Observation No. 2: He … Stop us if you’ve heard this before: Antonio Brown wants another chance.“First and foremost,” Brown posted on Instagram, “I’d like to apologize to my family, friends and anyone who I offended.”Observation No. 1: His English seems to be improved since he went back to Central Michigan. A few months ago, he requested help for an assignment thusly: “My English paper do by tonight 12am. “Need a prof reader make sure As and Bs #Eng303.”Tomorrow, the dean’s list.
A story in BBC News claims that multiple impact sites have been found under Antarctic ice covering an area 1300 by 2400 miles, with one impact making a hole in the ice 200 miles across. The estimated date of these impacts (around 780,000 years ago) creates a problem, however:The research suggests that an asteroid the size of the one blamed for killing off the dinosaurs 65 million years ago could have struck Earth relatively recently. Early humans would have been living in Africa and other parts of the Old World at the time of the strikes.If such a destructive impact killed off dinosaurs, how could the humans and other mammals survived? A suggestion was quickly forthcoming: “But the impacts would have occurred during an ice age, so even tidal waves would have been weakened by the stabilising effect of icebergs on the ocean.”For an ad hoc just-so story to explain away evidence against a popular theory, this one takes the cake. These theorists seem to have been hit with a rock on the head.(Visited 10 times, 1 visits today)FacebookTwitterPinterestSave分享0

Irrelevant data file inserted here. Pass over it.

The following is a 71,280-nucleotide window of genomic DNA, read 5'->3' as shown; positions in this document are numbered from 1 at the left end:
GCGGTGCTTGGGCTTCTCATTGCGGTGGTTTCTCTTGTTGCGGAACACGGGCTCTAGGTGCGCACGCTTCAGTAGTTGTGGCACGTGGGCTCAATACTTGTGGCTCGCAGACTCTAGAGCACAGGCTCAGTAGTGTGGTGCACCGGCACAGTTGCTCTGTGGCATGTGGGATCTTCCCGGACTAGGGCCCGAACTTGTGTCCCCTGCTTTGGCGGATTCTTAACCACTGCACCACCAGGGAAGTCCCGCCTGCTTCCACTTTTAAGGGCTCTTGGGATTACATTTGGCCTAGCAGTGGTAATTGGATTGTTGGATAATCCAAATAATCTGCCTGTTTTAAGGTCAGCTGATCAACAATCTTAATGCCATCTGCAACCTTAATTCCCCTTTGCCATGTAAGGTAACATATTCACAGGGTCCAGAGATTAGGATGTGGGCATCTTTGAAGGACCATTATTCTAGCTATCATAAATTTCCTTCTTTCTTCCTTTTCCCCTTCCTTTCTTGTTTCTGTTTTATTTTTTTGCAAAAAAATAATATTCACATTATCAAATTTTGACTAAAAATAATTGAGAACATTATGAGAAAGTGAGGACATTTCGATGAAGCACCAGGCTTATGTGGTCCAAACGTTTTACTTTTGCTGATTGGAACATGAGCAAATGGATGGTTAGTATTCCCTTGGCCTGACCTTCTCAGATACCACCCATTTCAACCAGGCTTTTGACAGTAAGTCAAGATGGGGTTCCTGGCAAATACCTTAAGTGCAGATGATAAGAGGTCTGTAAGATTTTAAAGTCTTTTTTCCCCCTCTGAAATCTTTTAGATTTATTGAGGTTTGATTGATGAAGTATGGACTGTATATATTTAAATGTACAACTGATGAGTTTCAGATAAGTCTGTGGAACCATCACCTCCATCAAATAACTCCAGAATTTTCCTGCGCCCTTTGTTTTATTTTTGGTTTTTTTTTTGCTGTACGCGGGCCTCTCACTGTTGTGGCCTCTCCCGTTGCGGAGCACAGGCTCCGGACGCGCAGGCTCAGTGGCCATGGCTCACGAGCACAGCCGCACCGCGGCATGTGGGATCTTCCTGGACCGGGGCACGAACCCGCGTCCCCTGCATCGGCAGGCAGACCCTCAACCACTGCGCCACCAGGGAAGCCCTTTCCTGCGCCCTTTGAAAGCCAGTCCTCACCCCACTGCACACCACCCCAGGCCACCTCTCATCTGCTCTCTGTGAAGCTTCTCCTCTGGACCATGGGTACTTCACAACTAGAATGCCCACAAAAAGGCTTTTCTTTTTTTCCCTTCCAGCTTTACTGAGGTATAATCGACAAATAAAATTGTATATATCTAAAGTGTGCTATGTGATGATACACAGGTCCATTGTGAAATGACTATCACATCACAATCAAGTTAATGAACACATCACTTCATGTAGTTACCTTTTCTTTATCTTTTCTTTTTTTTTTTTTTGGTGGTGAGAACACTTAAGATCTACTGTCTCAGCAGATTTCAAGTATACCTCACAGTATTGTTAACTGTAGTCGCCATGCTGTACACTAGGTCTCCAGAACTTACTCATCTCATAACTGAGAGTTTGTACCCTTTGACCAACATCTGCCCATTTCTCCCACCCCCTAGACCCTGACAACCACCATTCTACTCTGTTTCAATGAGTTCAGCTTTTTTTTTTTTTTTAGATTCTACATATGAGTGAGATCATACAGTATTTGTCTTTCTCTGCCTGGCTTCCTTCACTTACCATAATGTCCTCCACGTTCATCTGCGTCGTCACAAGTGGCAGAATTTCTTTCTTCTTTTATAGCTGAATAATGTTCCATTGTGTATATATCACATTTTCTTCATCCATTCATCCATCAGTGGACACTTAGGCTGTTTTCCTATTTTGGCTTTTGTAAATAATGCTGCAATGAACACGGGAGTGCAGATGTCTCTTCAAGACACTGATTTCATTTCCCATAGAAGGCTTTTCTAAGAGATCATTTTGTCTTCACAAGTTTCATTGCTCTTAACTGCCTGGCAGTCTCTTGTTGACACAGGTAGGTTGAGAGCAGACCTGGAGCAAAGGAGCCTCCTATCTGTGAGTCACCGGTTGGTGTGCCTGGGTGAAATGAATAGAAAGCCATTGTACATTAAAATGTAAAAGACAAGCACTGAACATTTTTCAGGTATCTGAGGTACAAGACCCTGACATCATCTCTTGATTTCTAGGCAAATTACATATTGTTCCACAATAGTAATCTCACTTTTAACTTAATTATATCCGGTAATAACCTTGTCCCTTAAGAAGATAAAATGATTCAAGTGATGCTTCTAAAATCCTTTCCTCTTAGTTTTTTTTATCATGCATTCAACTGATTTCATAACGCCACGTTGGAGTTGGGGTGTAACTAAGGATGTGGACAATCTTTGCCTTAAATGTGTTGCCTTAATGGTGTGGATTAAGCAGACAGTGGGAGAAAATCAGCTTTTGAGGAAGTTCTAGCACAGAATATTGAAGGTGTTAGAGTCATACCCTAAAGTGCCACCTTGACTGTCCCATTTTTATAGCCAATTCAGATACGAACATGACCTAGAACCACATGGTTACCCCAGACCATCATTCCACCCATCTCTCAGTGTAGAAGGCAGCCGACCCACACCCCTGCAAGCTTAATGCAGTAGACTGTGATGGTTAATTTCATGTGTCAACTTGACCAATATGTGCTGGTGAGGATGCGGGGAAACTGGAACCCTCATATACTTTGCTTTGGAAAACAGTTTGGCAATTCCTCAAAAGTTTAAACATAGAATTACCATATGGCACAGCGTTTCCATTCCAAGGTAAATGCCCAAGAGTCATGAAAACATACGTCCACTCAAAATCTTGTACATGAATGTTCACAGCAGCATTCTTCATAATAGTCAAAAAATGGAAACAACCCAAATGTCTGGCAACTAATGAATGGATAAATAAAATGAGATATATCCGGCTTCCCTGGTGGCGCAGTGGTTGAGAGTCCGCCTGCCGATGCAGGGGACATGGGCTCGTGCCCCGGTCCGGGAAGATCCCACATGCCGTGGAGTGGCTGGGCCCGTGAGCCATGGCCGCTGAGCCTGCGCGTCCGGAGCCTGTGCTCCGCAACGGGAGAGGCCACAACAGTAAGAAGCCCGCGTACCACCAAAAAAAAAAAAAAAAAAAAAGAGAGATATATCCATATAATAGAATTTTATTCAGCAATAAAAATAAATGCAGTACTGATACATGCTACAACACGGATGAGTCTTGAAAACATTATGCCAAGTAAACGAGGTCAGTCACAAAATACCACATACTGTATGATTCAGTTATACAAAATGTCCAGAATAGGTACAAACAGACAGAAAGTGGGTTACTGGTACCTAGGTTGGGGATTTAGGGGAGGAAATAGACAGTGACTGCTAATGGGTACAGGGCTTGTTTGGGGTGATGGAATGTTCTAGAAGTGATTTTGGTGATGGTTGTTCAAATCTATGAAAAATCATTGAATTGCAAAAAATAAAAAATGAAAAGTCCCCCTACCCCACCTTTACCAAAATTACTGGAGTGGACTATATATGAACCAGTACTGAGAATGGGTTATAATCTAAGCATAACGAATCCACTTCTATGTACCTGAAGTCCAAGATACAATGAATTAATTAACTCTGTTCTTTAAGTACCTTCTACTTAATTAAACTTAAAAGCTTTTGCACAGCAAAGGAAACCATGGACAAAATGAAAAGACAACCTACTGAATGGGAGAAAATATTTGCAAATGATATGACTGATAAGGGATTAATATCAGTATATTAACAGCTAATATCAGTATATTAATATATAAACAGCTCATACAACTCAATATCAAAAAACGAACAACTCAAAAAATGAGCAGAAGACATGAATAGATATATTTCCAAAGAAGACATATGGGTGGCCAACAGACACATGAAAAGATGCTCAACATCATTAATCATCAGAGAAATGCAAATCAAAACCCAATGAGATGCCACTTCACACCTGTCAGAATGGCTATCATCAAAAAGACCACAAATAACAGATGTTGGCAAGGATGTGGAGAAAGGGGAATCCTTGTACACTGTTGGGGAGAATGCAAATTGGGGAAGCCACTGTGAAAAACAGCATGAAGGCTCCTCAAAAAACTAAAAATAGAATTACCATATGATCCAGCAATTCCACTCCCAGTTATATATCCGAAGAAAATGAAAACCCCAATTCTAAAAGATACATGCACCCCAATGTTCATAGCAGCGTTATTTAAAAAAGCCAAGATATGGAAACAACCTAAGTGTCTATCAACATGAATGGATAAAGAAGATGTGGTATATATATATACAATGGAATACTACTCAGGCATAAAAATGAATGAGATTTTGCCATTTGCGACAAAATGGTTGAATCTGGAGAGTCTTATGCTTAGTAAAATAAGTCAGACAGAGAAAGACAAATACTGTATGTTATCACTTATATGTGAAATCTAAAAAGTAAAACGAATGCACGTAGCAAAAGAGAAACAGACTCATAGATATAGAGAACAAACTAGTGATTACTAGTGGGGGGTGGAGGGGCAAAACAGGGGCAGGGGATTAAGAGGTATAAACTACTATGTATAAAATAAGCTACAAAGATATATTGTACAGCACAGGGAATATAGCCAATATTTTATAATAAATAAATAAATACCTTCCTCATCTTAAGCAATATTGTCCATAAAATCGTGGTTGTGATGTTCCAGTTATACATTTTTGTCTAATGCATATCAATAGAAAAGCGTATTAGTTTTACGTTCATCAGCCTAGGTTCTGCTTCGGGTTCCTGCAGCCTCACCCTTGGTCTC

17 September 2003While protected areas make very important contributions at local, national and global levels, a disproportionate amount of the costs are borne by people living in and around protected areas, especially when they are displaced and resettled, and ownership and access rights are taken away from them.Following a strong call made by Nelson Mandela to make protected areas useful for poverty alleviation, participants at the fifth IUCN World Parks Congress in Durban recommended that protected area communities address the issue.The topic of the linkages between poverty and protected areas has received important attention at the congress, starting with addresses by Mandela and President Thabo Mbeki at the opening of the congress on 8 September.Mbeki, welcoming delegates to South Africa, drew attention to the UN Millennium Declaration and the Johannesburg Plan of Implementation, expressing the hope that globalisation would become a positive force for the equitable distribution of resources.Identifying poverty and underdevelopment as major threats to nature conservation, Mbeki commended the New Partnership for Africa’s Development (Nepad) – the socio-economic blueprint of the African Union – for combining environmental and social goals.Mandela, in his address, stressed the need to involve young people in managing protected areas, and to consider protected areas’ contribution to poverty alleviation. Highlighting projects empowering people and plans for transboundary protected areas in southern Africa, Mandela noted that a sustainable future for protected areas lay in developing partnerships.A special congress session on poverty and protected areas followed on 11 September, where expert Bob Fisher from Australia pointed out that incorporating poverty reduction in conservation is an ethical and human rights imperative, and that approaches such as resettlement and resource substitution are inadequate to address socioeconomic concerns.Dylis Roe from the International Institute for Environment and Development, and Joanna Elliot of the UK department for international development, presented a study on pro-poor conservation that explored the linkages between wildlife and poverty.Sam Gichere from the Kenyan ministry of finance and economic planning, made a presentation on protected areas and poverty, where he noted the development opportunities of tourism for local communities.Subsequently, the “Building Broader Support for Protected Areas” stream at the congress passed a recommendation on poverty and protected areas. It advocates a number of guiding principles for protected area agencies and practitioners, including the following:Protected areas should strive to contribute to poverty reduction at the local level, and at the very minimum must not contribute to or exacerbate poverty. Where negative social, cultural and economic impacts occur, affected communities should be fairly and fully compensated. Biodiversity should be conserved both for its value as a local livelihoods resource and as a national and global public good.Some conventional protected area approaches have tended to exclude people and / or prohibit most kinds of resource use within certain categories of protected areas, without providing alternatives to meeting the livelihood needs of local people.Many participants at the congress presented an alternative view that sees sustainable resource use and management as a realistic alternative, which would contribute to both poverty reduction and biodiversity conservation.The debate is very much alive at the Congress, but it is encouraging to note that new alternative approaches are being considered.In addition to better management of natural resources, there are also opportunities for developing mechanisms for payments to local communities for ecological services such as improved water and carbon sequestration.In order to direct the benefits of any income-generating activities (such as payments for ecological services and tourism) to the poor, a key need is to develop better governance structures and policies, which incorporate fair share of benefits with emphasis in preventing and reducing poverty.Source: World Conservation Union